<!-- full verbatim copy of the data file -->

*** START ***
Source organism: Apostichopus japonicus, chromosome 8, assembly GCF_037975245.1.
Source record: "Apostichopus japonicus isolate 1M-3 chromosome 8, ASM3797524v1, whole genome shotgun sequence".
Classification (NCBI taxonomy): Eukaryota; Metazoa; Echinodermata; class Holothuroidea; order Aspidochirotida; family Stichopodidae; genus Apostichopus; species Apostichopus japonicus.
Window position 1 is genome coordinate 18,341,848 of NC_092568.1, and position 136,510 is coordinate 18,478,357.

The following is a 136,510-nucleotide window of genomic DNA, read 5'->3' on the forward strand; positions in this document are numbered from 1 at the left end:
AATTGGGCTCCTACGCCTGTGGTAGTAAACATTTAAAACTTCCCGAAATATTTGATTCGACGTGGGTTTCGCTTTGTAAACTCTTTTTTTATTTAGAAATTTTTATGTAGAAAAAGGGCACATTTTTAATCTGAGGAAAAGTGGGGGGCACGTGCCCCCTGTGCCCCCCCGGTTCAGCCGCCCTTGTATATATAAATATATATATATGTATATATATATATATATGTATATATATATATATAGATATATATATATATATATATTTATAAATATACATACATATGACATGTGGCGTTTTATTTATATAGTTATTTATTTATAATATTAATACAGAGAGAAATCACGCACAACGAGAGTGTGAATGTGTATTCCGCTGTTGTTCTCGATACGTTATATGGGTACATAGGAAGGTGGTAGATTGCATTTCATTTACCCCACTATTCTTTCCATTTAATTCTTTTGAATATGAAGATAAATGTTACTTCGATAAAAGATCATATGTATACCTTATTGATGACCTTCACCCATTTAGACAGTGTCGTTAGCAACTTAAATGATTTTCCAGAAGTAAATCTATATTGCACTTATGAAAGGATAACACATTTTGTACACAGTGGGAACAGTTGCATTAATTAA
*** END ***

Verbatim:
Source organism: Apostichopus japonicus, chromosome 8, assembly GCF_037975245.1.
Source record: "Apostichopus japonicus isolate 1M-3 chromosome 8, ASM3797524v1, whole genome shotgun sequence".
Classification (NCBI taxonomy): Eukaryota; Metazoa; Echinodermata; class Holothuroidea; order Aspidochirotida; family Stichopodidae; genus Apostichopus; species Apostichopus japonicus.
Window position 1 is genome coordinate 18,341,848 of NC_092568.1, and position 136,510 is coordinate 18,478,357.

The following is a 136,510-nucleotide window of genomic DNA, read 5'->3' on the forward strand; positions in this document are numbered from 1 at the left end:
AATTGGGCTCCTACGCCTGTGGTAGTAAACATTTAAAACTTCCCGAAATATTTGATTCGACGTGGGTTTCGCTTTGTAAACTCTTTTTTTATTTAGAAATTTTTATGTAGAAAAAGGGCACATTTTTAATCTGAGGAAAAGTGGGGGGCACGTGCCCCCTGTGCCCCCCCGGTTCAGCCGCCCTTGTATATATAAATATATATATATGTATATATATATATATATGTATATATATATATATAGATATATATATATATATATATTTATAAATATACATACATATGACATGTGGCGTTTTATTTATATAGTTATTTATTTATAATATTAATACAGAGAGAAATCACGCACAACGAGAGTGTGAATGTGTATTCCGCTGTTGTTCTCGATACGTTATATGGGTACATAGGAAGGTGGTAGATTGCATTTCATTTACCCCACTATTCTTTCCATTTAATTCTTTTGAATATGAAGATAAATGTTACTTCGATAAAAGATCATATGTATACCTTATTGATGACCTTCACCCATTTAGACAGTGTCGTTAGCAACTTAAATGATTTTCCAGAAGTAAATCTATATTGCACTTATGAAAGGATAACACATTTTGTACACAGTGGGAACAGTTGCATTAATTAA